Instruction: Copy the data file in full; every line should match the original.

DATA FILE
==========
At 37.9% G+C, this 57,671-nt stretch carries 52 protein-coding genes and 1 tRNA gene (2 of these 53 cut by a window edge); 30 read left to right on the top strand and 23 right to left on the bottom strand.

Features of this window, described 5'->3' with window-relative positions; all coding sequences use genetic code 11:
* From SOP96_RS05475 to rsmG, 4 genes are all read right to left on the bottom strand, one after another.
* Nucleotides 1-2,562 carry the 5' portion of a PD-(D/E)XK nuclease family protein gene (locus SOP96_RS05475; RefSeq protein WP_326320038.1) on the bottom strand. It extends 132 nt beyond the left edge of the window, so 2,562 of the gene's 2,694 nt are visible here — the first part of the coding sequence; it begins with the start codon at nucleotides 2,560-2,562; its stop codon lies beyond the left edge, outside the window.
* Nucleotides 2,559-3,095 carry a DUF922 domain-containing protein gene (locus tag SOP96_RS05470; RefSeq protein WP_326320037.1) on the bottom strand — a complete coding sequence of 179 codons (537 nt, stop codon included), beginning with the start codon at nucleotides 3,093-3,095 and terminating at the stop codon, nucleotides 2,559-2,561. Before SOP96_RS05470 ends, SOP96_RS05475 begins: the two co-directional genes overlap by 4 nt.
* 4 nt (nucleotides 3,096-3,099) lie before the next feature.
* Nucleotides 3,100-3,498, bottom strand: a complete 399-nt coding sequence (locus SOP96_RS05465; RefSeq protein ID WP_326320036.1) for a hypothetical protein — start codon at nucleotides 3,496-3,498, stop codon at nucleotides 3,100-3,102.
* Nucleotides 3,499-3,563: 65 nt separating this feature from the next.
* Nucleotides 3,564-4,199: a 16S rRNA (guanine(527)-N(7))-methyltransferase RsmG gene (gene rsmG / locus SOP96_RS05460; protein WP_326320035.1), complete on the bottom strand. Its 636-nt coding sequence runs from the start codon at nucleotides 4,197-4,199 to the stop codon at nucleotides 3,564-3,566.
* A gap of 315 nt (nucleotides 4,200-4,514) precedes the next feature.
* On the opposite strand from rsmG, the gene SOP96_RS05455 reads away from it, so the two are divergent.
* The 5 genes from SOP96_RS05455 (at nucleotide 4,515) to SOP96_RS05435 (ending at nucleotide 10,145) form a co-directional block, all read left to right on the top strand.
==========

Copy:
At 37.9% G+C, this 57,671-nt stretch carries 52 protein-coding genes and 1 tRNA gene (2 of these 53 cut by a window edge); 30 read left to right on the top strand and 23 right to left on the bottom strand.

Features of this window, described 5'->3' with window-relative positions; all coding sequences use genetic code 11:
* From SOP96_RS05475 to rsmG, 4 genes are all read right to left on the bottom strand, one after another.
* Nucleotides 1-2,562 carry the 5' portion of a PD-(D/E)XK nuclease family protein gene (locus SOP96_RS05475; RefSeq protein WP_326320038.1) on the bottom strand. It extends 132 nt beyond the left edge of the window, so 2,562 of the gene's 2,694 nt are visible here — the first part of the coding sequence; it begins with the start codon at nucleotides 2,560-2,562; its stop codon lies beyond the left edge, outside the window.
* Nucleotides 2,559-3,095 carry a DUF922 domain-containing protein gene (locus tag SOP96_RS05470; RefSeq protein WP_326320037.1) on the bottom strand — a complete coding sequence of 179 codons (537 nt, stop codon included), beginning with the start codon at nucleotides 3,093-3,095 and terminating at the stop codon, nucleotides 2,559-2,561. Before SOP96_RS05470 ends, SOP96_RS05475 begins: the two co-directional genes overlap by 4 nt.
* 4 nt (nucleotides 3,096-3,099) lie before the next feature.
* Nucleotides 3,100-3,498, bottom strand: a complete 399-nt coding sequence (locus SOP96_RS05465; RefSeq protein ID WP_326320036.1) for a hypothetical protein — start codon at nucleotides 3,496-3,498, stop codon at nucleotides 3,100-3,102.
* Nucleotides 3,499-3,563: 65 nt separating this feature from the next.
* Nucleotides 3,564-4,199: a 16S rRNA (guanine(527)-N(7))-methyltransferase RsmG gene (gene rsmG / locus SOP96_RS05460; protein WP_326320035.1), complete on the bottom strand. Its 636-nt coding sequence runs from the start codon at nucleotides 4,197-4,199 to the stop codon at nucleotides 3,564-3,566.
* A gap of 315 nt (nucleotides 4,200-4,514) precedes the next feature.
* On the opposite strand from rsmG, the gene SOP96_RS05455 reads away from it, so the two are divergent.
* The 5 genes from SOP96_RS05455 (at nucleotide 4,515) to SOP96_RS05435 (ending at nucleotide 10,145) form a co-directional block, all read left to right on the top strand.